50% of heart attack patients delayed care due-to COVID-19, study suggests

Fifty percent of heart attack patients stopped going to hospitals during the COVID-19 pandemic due to fears of contracting the virus, a worldwide survey by the European Society of Cardiology showed.

ESC surveyed 3,101 healthcare professionals from 141 countries in mid-April.

Hospital clinicians and nurses reported a noticeable drop in heart attack patients coming to hospitals. On average, clinicians reported a 50 percent decrease.

Of patients who did go to the hospital, 48 percent arrived past the optimal window for treatment.

Clinicians said patients who had a heart attack had a 28 percent increase in life-threatening complications during the pandemic, according to a separate survey by the European Association of Percutaneous Cardiovascular Interventions.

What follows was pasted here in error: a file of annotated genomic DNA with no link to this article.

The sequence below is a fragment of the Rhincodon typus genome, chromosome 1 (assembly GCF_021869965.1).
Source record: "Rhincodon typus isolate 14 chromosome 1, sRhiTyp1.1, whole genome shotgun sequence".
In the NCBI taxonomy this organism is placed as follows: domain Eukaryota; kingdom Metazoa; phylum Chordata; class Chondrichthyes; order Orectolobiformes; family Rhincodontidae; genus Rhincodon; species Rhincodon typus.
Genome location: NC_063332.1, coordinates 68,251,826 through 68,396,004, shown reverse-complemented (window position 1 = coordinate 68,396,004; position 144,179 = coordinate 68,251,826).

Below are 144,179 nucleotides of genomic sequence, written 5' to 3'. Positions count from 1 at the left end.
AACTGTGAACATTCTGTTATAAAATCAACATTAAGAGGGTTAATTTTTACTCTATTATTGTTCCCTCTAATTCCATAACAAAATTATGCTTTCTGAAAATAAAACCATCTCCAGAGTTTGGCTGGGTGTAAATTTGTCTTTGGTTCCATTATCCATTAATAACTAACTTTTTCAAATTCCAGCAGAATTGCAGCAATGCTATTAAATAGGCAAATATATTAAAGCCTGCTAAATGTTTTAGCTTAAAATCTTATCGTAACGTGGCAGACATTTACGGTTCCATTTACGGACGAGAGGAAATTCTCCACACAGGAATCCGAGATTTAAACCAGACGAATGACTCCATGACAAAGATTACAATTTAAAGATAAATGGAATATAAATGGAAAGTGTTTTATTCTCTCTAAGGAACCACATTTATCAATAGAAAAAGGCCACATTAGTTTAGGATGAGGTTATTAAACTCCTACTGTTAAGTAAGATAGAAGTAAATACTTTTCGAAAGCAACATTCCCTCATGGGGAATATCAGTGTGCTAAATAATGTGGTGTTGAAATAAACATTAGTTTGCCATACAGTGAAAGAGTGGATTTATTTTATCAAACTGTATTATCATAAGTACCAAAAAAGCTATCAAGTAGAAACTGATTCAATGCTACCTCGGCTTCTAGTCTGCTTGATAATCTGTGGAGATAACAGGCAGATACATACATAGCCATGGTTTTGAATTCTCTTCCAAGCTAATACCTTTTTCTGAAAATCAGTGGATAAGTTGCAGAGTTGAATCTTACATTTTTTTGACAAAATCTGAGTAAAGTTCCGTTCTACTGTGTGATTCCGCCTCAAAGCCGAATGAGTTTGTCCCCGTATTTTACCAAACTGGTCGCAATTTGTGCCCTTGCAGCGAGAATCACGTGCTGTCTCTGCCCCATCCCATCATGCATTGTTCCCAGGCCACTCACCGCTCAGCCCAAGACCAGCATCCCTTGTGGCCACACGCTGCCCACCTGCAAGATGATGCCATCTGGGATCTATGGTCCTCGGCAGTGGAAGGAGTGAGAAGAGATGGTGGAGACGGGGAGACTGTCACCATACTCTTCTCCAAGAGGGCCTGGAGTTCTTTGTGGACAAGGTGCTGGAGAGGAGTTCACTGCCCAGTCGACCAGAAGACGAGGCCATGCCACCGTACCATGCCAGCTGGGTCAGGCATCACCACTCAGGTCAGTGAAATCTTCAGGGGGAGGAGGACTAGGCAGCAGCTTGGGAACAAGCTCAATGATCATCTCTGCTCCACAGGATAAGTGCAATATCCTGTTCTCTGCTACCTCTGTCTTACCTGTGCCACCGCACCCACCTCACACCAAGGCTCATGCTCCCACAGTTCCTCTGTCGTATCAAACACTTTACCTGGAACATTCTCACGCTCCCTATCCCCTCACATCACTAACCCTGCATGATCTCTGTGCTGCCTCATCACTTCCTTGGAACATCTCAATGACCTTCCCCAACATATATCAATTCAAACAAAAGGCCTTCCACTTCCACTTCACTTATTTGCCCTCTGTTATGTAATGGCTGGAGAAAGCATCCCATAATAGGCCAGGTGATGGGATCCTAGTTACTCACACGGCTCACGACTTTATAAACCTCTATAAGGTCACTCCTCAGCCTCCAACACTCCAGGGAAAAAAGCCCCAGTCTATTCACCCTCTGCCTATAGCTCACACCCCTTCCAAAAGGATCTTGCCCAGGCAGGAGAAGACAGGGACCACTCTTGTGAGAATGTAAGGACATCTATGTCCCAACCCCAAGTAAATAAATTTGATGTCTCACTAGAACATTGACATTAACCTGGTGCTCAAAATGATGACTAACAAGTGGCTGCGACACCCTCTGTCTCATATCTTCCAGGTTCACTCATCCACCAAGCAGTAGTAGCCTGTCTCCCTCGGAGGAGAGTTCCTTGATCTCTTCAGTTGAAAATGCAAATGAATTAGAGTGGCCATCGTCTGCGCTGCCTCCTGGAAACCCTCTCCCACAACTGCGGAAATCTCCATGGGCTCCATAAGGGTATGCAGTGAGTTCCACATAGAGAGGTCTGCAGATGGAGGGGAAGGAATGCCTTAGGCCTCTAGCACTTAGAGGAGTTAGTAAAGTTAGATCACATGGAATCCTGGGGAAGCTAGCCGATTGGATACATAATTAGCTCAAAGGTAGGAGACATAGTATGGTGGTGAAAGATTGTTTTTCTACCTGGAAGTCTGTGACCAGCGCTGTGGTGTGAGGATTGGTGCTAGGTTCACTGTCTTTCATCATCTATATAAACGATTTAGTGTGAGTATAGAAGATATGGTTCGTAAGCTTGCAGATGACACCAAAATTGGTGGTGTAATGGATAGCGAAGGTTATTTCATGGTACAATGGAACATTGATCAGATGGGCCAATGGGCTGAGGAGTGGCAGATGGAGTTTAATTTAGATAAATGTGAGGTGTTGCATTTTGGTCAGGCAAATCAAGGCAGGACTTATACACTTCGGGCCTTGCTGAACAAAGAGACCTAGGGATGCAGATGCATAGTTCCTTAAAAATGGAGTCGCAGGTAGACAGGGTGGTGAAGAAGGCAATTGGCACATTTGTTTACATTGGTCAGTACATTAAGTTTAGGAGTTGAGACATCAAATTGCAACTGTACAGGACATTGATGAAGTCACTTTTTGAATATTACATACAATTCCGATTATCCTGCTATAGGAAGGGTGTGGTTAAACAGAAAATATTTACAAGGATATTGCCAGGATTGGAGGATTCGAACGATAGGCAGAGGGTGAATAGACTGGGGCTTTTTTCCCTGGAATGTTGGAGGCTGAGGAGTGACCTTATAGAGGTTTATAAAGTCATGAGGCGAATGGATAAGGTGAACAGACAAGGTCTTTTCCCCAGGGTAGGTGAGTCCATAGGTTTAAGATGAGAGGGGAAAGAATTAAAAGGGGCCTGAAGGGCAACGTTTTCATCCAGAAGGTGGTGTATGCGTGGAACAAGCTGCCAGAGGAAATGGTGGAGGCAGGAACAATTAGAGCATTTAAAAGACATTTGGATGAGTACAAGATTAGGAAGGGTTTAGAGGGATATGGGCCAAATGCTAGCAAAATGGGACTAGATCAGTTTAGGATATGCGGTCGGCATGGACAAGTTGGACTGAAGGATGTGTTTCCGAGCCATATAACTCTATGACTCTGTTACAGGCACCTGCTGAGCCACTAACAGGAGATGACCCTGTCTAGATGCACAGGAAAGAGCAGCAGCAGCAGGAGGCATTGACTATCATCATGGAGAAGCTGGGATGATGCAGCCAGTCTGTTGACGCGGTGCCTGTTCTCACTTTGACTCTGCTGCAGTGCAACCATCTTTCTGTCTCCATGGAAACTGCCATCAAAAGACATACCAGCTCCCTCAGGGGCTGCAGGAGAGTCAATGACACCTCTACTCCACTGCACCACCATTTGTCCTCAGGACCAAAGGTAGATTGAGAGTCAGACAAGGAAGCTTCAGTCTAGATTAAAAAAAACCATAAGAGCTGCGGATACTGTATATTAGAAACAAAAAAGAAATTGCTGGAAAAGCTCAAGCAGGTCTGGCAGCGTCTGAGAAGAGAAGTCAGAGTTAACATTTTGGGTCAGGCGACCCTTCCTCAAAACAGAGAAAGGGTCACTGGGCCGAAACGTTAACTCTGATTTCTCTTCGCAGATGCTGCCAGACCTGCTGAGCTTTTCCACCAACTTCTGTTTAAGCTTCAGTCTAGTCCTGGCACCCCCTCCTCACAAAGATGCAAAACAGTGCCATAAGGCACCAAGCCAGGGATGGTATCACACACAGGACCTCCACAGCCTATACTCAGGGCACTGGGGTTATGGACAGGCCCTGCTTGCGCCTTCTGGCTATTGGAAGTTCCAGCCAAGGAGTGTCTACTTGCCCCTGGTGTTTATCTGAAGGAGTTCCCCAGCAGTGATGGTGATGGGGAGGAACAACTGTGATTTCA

ESC President Dr. Barbara Casadei was alarmed by the findings: "The risk of dying of a heart attack is much greater than that of dying of COVID-19. Moreover, cardiac death is largely preventable if patients with a heart attack come to hospital in time to get treatment. What we are witnessing is an unnecessary loss of life. Our priority must be to stop this from happening."


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